Tense and Aspect: 3. The Marked Tense, Part 3

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3.2.3. Distancing in Directness
Continued from here: https://www.usingenglish.com/forum/threads/287495-Tense-and-Aspect-3-The-Marked-Tense-Part-2

Some writers[1] claim that the use of could and would in requests is 'more polite' than can and will, as in:


  1. Can/could you open the window please?
  2. Will/would you post this letter when you go out?

If by 'more polite' we understand 'more diffident, more hesitant, less direct', then this is true. The reason, however, is not simply that some words are more polite than others. It is that could and would are the marked forms of can and will; marked forms distance. Here the distancing is in directness[2]. We see exactly the same use of marked forms for distancing in:


  1. What was your name?
  2. A: Did you want something?
B: I wondered if you had a moment. I wanted to ask you about the meeting.


3.2.4. Backshifting

Backshifting is the changing of unmarked forms in direct speech to marked forms in indirect speech:


  1. John said “I am hungry”.
  2. John said (that) he was hungry.

Some writers[3] suggest that, when the reporting verb is in a marked tense, the tenses in the direct speech must be backshifted, as in [22] and [23] except when the words said represent an eternal truth:


  1. Mr Dover said “Water freezes at 100º Celsius”.
  2. Mr Dover said (that) water freezes at 100º Celsius”.

This is simply not true. If the situation reported still holds true at the time of the time of reporting, then backshifting is not obligatory. [23a] is perfectly acceptable (if the speaker believes that John is still hungry:

23a. John said (that) he is hungry.

Equally untrue is the belief that non-backshifting for universal truth is obligatory. Non-backshifting is common, but not essential; [25a] is acceptable:

25a. Mr Dover said (that) water froze at 100º Celsius.

Very often, the use of a backshifted preterite is optional[4]. If speakers see in some ways the words uttered as being distanced in time, they are likely to backshift the tenses. If they see no distancing, they do not backshift. It follows, therefore, that if a situation no longer hold true, backshifting is obligatory. We cannot say John said (that) he is hungry if we know that he is no longer hungry,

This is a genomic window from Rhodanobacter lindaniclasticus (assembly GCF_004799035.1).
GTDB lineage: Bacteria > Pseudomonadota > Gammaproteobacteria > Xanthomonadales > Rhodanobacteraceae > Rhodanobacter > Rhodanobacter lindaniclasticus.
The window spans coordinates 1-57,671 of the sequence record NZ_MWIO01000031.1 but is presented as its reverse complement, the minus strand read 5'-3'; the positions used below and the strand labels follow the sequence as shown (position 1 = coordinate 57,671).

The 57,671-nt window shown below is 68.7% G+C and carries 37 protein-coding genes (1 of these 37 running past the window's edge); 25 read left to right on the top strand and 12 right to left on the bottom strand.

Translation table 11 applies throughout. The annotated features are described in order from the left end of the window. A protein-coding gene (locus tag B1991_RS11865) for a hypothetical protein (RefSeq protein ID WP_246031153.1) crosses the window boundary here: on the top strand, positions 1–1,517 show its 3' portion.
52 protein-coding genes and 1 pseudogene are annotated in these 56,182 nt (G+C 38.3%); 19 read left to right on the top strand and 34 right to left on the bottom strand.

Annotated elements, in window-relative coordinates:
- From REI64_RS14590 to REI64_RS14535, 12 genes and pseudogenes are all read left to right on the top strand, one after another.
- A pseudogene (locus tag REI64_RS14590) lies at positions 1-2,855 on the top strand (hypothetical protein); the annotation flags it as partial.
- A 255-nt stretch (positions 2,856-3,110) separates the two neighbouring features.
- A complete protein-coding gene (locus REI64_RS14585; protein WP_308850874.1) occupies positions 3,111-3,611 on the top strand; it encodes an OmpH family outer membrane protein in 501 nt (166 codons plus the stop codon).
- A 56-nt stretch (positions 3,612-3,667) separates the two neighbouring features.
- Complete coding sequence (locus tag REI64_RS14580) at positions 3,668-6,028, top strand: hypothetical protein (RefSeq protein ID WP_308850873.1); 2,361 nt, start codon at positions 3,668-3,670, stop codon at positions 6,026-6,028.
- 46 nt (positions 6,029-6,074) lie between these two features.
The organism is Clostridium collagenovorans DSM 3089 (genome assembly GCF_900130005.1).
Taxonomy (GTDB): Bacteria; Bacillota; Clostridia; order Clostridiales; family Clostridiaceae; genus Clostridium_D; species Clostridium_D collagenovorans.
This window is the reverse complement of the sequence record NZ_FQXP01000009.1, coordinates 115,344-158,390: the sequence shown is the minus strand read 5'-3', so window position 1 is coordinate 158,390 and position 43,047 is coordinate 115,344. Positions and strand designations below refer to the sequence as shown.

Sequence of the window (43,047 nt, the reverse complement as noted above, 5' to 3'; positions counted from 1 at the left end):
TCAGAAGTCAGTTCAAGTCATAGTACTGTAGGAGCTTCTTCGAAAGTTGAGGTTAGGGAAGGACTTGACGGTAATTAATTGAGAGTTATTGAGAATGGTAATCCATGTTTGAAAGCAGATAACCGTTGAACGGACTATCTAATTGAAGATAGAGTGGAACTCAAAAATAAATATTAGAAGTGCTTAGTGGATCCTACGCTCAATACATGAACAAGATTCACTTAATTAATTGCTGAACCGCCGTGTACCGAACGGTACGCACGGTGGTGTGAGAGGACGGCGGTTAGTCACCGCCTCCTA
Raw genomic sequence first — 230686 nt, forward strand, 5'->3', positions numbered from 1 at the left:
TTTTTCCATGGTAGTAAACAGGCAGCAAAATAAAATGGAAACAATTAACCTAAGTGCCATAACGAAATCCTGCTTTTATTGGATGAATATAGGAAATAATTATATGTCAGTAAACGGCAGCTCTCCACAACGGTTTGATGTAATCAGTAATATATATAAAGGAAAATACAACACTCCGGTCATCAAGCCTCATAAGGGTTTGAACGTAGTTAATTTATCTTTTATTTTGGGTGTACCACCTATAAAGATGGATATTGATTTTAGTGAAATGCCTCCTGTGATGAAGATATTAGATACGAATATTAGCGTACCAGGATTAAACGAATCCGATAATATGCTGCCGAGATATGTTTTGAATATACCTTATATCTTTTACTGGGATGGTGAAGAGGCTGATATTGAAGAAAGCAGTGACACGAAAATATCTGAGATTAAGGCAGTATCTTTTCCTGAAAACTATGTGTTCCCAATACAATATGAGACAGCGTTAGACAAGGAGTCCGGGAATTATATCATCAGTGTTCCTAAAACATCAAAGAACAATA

For some speakers, distancing in reality is a possibility. If speakers believe a reported statement to be true, they do not backshift; if they believe it may be untrue, they backshift:


  1. Mary told me she has a holiday home on Phuket. (I am impressed.)
  2. Mary told me she had a holiday home on Phuket, (but I am not sure that she has.)

However, it is not possible to assume that this reality-distancing is intended or will be understood without clear context or co-text such as the bracketed words in [26] and [27]. It is quite possible for such utterances to be made with only (optional) time-distancing, as in:

26a. Mary told me she had a holiday home on Phuket. (I am impressed.)
27a. Mary told me she has a holiday home on Phuket, but I am not sure that she has.)

As is so often the case in English, context sometimes known only to the two parties in a conversation) and co-text are very important in considering why particular tenses/aspects may be appropriate.

It is clear from the examples given in this section that the use of the marked form does not in itself imply reference to past time. As we noted near the beginning of this section:

We use the marked form when we wish to distance the situation in vividness, reality, or directness.





[1] e.g., Thomson and Martinet ([1960] 1986.248, Aitken (1992.121-124).



[2] For Kruisinga ([1911] 1931.25.26 ), it is the Preterite of Modesty that marks the remoteness/distancing in directness.
The ATTITUDINAL PAST reflects for QuIrk et al (1985,188) the tentative attitude of the speaker, rather than past time. This label is also used in Greeenbaum (1996.257). Huddleston (2002.138) feels that this politeness/diffidence feature of the tense comes from avoiding explicit reference to the immediate present. Huddleston (2002. 155). Aarts (2011.250) uses similar words in explaining the past tense used for politeness. Declerck (2006.27), like Huddleston, considers that for this expression of unreality in which none of the situations locates in past time, the tense is used for a modal temporal reason,


[3] e.g., Allen ([1947] 1959.261-1), Thomson and Martinet ([1960] 1986.270)


[4] Huddleston (2002. 155).
 
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